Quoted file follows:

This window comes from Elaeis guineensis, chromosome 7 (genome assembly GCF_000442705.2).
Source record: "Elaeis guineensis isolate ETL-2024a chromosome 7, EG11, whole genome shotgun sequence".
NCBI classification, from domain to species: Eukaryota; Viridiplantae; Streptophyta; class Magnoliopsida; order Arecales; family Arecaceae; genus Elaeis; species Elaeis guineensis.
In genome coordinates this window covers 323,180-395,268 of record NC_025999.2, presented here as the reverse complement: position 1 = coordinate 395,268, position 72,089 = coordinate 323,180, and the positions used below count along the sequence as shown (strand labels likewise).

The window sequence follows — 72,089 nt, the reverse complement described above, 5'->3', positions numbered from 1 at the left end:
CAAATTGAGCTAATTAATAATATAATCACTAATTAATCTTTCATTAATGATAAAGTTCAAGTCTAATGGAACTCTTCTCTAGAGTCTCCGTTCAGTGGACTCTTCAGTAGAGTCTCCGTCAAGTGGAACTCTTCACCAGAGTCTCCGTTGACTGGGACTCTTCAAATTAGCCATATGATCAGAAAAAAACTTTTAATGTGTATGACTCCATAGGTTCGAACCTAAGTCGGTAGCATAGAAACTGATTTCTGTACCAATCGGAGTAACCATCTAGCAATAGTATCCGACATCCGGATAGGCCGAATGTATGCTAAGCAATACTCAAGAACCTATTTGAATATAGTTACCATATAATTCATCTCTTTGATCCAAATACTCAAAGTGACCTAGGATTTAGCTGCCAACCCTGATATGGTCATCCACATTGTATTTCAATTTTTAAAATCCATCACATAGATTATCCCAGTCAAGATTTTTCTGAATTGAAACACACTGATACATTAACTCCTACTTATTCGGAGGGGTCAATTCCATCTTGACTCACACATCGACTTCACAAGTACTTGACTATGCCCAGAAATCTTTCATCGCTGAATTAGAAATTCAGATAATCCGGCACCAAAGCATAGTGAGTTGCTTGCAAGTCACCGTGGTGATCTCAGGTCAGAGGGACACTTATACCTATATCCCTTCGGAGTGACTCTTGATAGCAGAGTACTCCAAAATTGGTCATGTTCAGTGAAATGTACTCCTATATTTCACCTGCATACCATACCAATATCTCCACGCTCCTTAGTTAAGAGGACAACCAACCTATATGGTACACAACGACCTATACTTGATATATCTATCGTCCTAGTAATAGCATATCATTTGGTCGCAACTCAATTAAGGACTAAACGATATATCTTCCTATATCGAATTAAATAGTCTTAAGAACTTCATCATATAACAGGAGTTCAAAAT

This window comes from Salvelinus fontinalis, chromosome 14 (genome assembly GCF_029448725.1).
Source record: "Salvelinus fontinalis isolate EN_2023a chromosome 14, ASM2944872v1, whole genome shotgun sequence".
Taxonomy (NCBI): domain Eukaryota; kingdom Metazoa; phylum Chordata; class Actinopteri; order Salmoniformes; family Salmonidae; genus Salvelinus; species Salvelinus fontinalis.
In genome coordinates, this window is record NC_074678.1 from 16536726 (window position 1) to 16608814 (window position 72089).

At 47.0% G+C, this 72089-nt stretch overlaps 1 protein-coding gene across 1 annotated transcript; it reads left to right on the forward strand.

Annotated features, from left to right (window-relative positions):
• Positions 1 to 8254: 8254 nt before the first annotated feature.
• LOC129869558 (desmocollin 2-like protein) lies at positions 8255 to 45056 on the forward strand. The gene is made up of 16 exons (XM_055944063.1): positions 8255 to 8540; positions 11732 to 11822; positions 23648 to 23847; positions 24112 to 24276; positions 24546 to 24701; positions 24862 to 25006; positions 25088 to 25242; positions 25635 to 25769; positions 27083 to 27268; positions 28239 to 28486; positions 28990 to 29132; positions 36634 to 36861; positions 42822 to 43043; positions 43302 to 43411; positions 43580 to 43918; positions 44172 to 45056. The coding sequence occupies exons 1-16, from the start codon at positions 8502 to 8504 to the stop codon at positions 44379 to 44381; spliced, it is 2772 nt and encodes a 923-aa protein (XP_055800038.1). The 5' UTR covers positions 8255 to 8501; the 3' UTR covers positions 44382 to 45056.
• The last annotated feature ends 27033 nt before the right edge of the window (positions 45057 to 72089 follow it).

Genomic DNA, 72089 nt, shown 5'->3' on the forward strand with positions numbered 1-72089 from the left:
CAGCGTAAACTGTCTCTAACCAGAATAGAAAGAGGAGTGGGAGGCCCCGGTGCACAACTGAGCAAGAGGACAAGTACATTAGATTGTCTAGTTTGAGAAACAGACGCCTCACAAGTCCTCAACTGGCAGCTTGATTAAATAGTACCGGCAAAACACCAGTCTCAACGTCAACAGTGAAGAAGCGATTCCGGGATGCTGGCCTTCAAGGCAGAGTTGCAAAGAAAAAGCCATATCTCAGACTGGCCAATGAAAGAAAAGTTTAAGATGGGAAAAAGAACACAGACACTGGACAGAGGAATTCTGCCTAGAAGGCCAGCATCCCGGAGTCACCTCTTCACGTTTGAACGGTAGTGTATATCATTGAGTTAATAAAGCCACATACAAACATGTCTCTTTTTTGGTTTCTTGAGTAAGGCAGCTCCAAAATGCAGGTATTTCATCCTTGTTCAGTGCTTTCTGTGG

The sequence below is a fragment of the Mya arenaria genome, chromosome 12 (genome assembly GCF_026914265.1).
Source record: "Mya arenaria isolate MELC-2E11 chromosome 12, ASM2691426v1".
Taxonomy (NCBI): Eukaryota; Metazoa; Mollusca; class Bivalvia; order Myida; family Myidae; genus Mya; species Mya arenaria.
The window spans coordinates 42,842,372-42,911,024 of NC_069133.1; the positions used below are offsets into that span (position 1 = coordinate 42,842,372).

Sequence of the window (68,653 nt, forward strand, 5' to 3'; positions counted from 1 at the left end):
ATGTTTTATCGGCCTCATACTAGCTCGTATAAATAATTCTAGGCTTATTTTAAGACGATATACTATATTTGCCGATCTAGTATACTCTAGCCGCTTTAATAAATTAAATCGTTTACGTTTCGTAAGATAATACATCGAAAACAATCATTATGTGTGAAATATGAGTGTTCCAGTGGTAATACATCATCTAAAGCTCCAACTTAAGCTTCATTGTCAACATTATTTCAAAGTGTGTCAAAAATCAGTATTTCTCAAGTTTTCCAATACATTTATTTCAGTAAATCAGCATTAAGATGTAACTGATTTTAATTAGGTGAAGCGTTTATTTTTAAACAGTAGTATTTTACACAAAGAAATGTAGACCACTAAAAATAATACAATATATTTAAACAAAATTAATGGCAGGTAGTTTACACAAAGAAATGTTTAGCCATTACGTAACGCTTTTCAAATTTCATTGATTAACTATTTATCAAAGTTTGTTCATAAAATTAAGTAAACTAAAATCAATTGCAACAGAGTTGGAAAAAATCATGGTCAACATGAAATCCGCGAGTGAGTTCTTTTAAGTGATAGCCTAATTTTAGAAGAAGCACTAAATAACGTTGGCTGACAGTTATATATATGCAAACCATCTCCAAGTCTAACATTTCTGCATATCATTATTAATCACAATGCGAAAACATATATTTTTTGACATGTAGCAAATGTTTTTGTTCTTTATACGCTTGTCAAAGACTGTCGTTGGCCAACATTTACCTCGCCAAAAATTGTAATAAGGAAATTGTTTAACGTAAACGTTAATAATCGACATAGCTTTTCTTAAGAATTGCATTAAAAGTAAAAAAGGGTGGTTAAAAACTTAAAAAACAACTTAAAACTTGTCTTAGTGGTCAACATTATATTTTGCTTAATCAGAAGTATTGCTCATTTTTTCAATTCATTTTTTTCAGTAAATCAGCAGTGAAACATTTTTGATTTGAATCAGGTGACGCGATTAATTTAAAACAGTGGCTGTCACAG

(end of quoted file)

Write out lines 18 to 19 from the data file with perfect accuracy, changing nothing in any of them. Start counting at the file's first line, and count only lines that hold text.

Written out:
The sequence below is a fragment of the Mya arenaria genome, chromosome 12 (genome assembly GCF_026914265.1).
Source record: "Mya arenaria isolate MELC-2E11 chromosome 12, ASM2691426v1".